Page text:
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A Must Read 

I have waited patiently for two years for Gary Taubes latest book Good Calories, Bad Calories just published by Knopf. It was well worth waiting for. Not because it endorses the everyone need mystery pi heist benefits of controlling carbohydrates to manage weight and prevent disease. My more than 30 years of personally and professionally using the Atkins Lifestyle convinced me of its many benefits years ago. But because for the first time it provides an extensive narrative of how the low fat, diet heart hypothesis has mistakenly become nutritional dogma. This book can go along way in helping people who are open-minded know the facts.

While it is thorough and detailed, Taubesí book is readable for consumers interested in diet and health issues. For those who have failed to manage their weight and health using the traditional low calorie, low fat approach and are discouraged from thinking outside of the nutritional box, this book should ease your concerns. It relates how the science of low fat has been manipulated, misrepresented and misreported.

No one diet fits all. Yet this is the message that dominates the media and national health policy while health care costs for preventable chronic illnesses are escalating and more and more of us are obese. We are told to eat less and move more- even when this approach has been shown to fail we are still told to follow the same tired message.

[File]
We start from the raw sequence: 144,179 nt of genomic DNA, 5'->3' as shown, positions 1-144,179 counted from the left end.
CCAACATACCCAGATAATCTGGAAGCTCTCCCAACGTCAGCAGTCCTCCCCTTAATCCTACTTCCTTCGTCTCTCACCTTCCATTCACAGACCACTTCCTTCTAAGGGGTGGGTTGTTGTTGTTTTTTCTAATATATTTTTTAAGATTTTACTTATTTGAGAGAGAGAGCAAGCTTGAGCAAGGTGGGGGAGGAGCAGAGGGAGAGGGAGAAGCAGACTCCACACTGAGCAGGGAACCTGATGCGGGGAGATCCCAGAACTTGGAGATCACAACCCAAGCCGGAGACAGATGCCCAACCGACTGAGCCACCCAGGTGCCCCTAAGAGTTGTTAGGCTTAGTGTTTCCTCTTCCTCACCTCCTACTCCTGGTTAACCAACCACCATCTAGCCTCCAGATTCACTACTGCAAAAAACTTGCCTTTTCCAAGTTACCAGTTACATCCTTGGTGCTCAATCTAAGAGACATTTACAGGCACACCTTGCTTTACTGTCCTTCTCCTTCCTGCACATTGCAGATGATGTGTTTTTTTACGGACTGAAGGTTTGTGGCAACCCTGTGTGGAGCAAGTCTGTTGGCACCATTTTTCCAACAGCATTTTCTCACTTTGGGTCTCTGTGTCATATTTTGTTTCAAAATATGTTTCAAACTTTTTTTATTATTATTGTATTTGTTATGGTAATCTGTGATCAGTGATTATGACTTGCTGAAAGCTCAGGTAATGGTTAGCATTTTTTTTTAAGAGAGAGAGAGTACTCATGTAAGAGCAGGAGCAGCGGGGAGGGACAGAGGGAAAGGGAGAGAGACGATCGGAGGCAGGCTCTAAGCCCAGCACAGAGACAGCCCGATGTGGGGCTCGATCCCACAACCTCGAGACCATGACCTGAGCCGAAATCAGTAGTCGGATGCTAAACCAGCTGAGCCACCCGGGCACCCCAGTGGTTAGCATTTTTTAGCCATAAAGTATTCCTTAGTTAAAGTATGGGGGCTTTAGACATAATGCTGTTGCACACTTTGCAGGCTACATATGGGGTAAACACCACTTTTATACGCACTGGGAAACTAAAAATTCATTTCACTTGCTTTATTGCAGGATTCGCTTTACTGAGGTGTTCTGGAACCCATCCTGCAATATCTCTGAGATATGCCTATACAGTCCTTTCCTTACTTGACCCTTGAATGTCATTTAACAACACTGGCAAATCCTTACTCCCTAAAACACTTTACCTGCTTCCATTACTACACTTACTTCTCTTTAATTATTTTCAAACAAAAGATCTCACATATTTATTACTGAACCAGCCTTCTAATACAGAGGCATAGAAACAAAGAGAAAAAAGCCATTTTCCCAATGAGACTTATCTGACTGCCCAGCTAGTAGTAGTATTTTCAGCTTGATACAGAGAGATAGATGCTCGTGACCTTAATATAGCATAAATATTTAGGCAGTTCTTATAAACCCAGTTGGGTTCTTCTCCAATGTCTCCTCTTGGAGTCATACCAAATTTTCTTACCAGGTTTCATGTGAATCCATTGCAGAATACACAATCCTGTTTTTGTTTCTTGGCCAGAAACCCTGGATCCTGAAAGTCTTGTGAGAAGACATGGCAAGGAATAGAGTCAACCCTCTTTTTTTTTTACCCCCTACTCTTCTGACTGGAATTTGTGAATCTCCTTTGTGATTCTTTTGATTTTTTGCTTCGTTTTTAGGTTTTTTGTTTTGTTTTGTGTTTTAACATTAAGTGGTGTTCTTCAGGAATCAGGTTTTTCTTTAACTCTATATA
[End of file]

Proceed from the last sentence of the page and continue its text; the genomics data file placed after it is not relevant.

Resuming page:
Gary Taubes explains why this message is not correct and that other options are available and effective.

This book provides evidence how varied human responses to foods really are. It is not simply calories in-calories out. If we are to succeed in addressing obesity and its lethal consequences, weight management strategies need to be tailored to each individual and use the program that best rebalances their metabolism.

There is always much resistance to change. Keep in mind that it is never easy to admit one is wrong especially on such a monumental scale as admitting that fat isnít the dietary culprit we have been told that it is.

Powerful lobbying groups such as the drug and food industry would not be happy if people began to eat the way the human body was designed: whole foods, natural fats, more protein and far less unhealthy carbs.

Read the book and make your own decisions about what is a healthier lifestyle. Pass the book on to family or friends who may be struggling with weight concerns. Educate your healthcare provider who may not be open to new ideas. The book makes a convincing argument that what we are currently doing doesnít work and backs it up with the research.    

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